It took a long time for Strout to realize that Maine was her topic, she had spent so many years leaving the place that it seemed perverted to her to come back to her fiction, growing up in a secluded house outside of Portland, where her father was a scientist – he was studying parasites and tropical diseases – and her mother was an English teacher, she was a strange guy in the family and in this part of the world.The New England figure is closed, repressed, stereotyped, "I used to joke that there must be some kind of mutation of genes," she says. "There had to be! I have an older brother and he is very Maine, very shy "Yankee, and he'll tell you that if he wants to talk to you, and I've always talked, my father told me for Thanksgiving – those joyless Thanksgivings with a chicken off Spices, with no water and no alcohol – and I remembered that my father told me, "If I put my hand on my tie, it means you're talking too much. "

Was she crushed by it?" Oh no! Not from afar. From time to time I saw: Oh! His hand is on his tie! And then I would just start talking again. "After attending college, Strout first told Bates in Maine and later the law school at Syracuse University that she had decided to become a writer. "And her answer was," Well, there has never been a lack of words. "In fact, Strout would be 45 years old before her first novel was published, and the odd thing, she says, is that she never doubted it would one day happen, after graduating, she lived in Oxford for a year Friend in a pub in town lived and worked. "And I tried to write stories, but I did not succeed, I survived – I had a small bedding, a room in a women's shelter outside the city and it was very grim She did not like me. "Her stories were turned down and she went on less from self-confidence than coercion. "I can not do it."

  Laura Linney in My Name Is Lucy Barton at the Bridge Theater, London, 2018.

Laura Linney in
My name is Lucy Barton at the Bridge Theater, London, 2018. Photo: Manuel Harlan

Her education helped her, she thinks. "There was a tremendous isolation from the real world," she says. "Because we lived far away from anyone in the forest and I did not talk to my old aunts who lived down the street and did not pay attention to me, I spent a lot of time alone, developing inner resources out there in the woods, I knew How to be alone And I always just thought if I keep doing that, I'll get better and then I finally have. "

As of 2001 Amy and Isabelle wrote a novel about an in As Maine's living mother and daughter were published and became a bestseller, Strout brought out a large box of rejection letters she had kept in her basement in Brooklyn. "And I thought, 'Well, now I can look at her and I do not care . & # 39; But they always hurt me! "Strout screams with laughter.

The turning point in her writing had come as a surprise when she enrolled in a stand-up comedy class in her late 30s Something in her broke and for the first time she realized that, to be honest, she had to look with a much clearer eye to where she'd come from. "I was as white as everyone up there – especially then – was that I did not even know it.After I moved to New York, I realized that there are many different cultures, but I still did not understand who I was in the midst of all these cultures was until I took this course, the routine was to make fun of myself, because I'm from New England and know so, and then I realized, oh my god, that's me, it sounds stupid, but I was isolated for so long that I just did not know it. "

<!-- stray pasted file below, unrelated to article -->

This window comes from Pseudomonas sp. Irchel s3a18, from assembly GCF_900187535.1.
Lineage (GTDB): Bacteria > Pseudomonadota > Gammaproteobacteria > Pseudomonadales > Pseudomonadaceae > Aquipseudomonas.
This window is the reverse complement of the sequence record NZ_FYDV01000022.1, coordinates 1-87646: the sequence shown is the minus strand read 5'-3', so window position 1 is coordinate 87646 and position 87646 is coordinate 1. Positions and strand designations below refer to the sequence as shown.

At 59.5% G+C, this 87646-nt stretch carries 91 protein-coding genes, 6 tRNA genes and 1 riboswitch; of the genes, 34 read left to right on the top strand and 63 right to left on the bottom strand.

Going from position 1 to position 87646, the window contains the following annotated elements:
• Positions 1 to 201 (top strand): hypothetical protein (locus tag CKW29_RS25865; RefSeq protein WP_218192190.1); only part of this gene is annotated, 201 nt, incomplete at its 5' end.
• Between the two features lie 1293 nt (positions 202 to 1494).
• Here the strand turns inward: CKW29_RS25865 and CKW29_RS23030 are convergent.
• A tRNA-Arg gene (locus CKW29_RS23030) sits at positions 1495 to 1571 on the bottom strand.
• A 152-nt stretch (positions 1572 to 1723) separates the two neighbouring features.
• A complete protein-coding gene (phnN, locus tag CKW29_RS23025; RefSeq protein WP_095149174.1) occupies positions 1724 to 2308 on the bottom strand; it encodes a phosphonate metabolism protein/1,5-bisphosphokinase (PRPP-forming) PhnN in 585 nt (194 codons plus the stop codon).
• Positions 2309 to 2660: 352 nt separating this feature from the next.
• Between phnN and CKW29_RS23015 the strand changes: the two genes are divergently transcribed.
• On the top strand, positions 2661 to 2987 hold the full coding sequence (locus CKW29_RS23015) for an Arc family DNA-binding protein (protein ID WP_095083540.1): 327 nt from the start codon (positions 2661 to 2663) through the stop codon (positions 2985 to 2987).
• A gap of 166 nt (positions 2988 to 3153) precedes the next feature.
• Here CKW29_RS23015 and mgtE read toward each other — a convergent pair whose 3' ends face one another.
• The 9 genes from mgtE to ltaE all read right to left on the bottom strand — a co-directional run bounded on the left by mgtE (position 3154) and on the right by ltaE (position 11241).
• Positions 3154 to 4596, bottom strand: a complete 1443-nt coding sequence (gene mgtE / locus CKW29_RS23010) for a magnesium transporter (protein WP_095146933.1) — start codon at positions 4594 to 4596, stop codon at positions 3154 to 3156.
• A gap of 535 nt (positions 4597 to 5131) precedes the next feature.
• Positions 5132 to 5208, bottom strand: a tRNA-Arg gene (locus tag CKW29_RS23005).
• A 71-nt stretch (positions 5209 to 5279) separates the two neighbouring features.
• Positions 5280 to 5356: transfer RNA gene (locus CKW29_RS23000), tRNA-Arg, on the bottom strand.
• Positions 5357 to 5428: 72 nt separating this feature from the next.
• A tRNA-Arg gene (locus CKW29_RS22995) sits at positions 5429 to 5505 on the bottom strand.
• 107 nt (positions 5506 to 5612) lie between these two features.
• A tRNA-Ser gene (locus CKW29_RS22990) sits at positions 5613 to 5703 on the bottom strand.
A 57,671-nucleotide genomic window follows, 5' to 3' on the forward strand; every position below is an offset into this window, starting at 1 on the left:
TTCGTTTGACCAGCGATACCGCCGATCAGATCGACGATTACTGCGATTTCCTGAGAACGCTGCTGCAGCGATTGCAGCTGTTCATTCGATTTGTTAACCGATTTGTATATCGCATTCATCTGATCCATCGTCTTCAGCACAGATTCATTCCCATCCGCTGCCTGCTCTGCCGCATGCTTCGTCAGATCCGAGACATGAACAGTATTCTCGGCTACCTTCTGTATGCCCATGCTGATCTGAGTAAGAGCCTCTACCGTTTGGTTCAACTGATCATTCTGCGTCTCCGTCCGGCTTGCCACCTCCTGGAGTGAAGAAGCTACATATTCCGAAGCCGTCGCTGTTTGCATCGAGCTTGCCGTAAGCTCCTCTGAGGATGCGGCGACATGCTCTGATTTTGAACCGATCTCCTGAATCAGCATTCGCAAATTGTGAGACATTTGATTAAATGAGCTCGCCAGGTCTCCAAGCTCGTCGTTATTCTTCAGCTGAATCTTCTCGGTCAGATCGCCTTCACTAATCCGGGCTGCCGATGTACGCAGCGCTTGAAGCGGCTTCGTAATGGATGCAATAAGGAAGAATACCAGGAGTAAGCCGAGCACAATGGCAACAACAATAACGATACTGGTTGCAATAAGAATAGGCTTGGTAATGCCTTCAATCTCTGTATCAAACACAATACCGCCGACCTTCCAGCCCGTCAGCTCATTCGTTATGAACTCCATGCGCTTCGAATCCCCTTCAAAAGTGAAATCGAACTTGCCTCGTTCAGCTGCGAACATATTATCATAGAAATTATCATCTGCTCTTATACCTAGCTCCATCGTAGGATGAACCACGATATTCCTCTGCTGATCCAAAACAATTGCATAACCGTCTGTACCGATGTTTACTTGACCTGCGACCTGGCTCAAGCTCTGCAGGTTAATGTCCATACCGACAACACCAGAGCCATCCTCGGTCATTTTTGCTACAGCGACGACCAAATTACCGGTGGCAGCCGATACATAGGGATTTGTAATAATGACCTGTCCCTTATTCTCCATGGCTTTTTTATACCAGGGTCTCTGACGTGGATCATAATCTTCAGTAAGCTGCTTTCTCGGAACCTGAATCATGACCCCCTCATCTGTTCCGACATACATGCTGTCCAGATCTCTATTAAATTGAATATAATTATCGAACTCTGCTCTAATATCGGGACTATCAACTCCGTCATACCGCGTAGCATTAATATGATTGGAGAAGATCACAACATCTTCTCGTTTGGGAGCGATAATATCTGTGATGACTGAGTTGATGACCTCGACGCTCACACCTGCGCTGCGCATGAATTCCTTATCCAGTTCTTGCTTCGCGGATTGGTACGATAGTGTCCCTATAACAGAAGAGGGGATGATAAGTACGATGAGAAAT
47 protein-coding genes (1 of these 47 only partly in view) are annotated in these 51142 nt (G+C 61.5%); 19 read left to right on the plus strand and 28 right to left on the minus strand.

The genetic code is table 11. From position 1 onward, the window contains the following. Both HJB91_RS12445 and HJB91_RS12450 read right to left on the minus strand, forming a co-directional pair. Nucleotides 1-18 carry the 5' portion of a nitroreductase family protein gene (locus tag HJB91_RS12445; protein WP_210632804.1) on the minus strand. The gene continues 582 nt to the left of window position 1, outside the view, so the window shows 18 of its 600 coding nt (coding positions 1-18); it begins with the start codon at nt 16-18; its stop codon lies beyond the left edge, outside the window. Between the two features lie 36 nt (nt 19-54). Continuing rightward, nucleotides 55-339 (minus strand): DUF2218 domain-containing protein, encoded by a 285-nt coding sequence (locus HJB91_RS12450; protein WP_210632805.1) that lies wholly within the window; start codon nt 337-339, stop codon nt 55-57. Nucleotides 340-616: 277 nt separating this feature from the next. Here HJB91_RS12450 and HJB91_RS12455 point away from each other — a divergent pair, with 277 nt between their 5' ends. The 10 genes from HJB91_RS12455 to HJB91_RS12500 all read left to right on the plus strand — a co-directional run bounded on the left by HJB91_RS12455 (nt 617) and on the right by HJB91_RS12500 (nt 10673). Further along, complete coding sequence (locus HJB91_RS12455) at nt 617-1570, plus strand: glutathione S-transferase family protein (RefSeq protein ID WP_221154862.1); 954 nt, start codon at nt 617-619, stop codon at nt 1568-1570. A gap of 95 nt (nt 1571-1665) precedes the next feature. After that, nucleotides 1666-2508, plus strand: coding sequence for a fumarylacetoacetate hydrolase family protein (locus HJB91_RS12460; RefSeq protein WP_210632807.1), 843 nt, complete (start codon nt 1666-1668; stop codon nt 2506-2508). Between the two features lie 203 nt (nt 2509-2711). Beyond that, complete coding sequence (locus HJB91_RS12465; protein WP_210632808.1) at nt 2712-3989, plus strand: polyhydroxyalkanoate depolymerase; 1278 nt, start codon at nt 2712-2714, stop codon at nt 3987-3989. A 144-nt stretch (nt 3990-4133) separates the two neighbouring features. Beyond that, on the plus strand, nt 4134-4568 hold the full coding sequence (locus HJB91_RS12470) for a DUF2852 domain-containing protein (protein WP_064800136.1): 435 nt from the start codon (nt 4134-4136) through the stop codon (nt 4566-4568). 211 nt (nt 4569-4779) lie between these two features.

She wrote about 15 years without success. "I tried to write like a writer instead of finding my own voice. and the other mistake was that I was trying to use a relatively new writing environment – New York – that had not completely settled into me yet. At some point I realized that I had a bit of nostalgia for New England. a small rumbling of oh, right, the way the light would fall through the trees, and then I realized I had to write about it. "

There were encouragements along the way." I would probably send Dan Menaker in the New Yorker two stories a year – I was so slow in writing – and he would always write back more generous personal letters and the last letter says: Please Keep writing because you're writing better than 99.9% of what's on my desk, which was incredibly helpful to me. "

She never begins a novel or a story with an overall view, even her novel of 2013, The Burgess Boys her most political Work that took years to research and tell a hate crime in a Somali community grew out of their interest in family dynamics. Olive, Again e s political influences; A Trump bumper sticker here, a caustic remark from Olive about the local president. But they do not invade and it is never to be felt that Strout is trying to write a state of the nation novel. Her interest was increasingly in truthfulness.

"Even as a child, I wanted to know what it feels like to be a different person. That's the engine that drove me. How does it feel to be this person sitting in the subway? I can see her pants are a little tight, so I know how it feels. I would spend so much time figuring out what it feels like to be a different person.

One of Strout's concerns regarding Olive, Again was that her character had aged and become more thoughtful "She may not have the same pop she has had". That she had put her in a milder time? Olive is still Olive, her power is undiminished.

Many years ago, when Kitteridge's first book came out, Strout was raised by a young woman She said she was part of a group of young women from Greenwich, Connecticut, who met in Starbucks every Monday morning to discuss their "Olive Moments" of the previous week. "It was so interesting, I understand the reverberation not quite, although I'm grateful for that, "she says," It's about authenticity, the indescribable olive-growing of Olive, a woman who, however awkward she may be, is what she is. "What would happen Keeping Olive from this assessment? "Strout grins." It would not interest her. "

Olive, Again is published on October 31 by Viking (£ 14.99).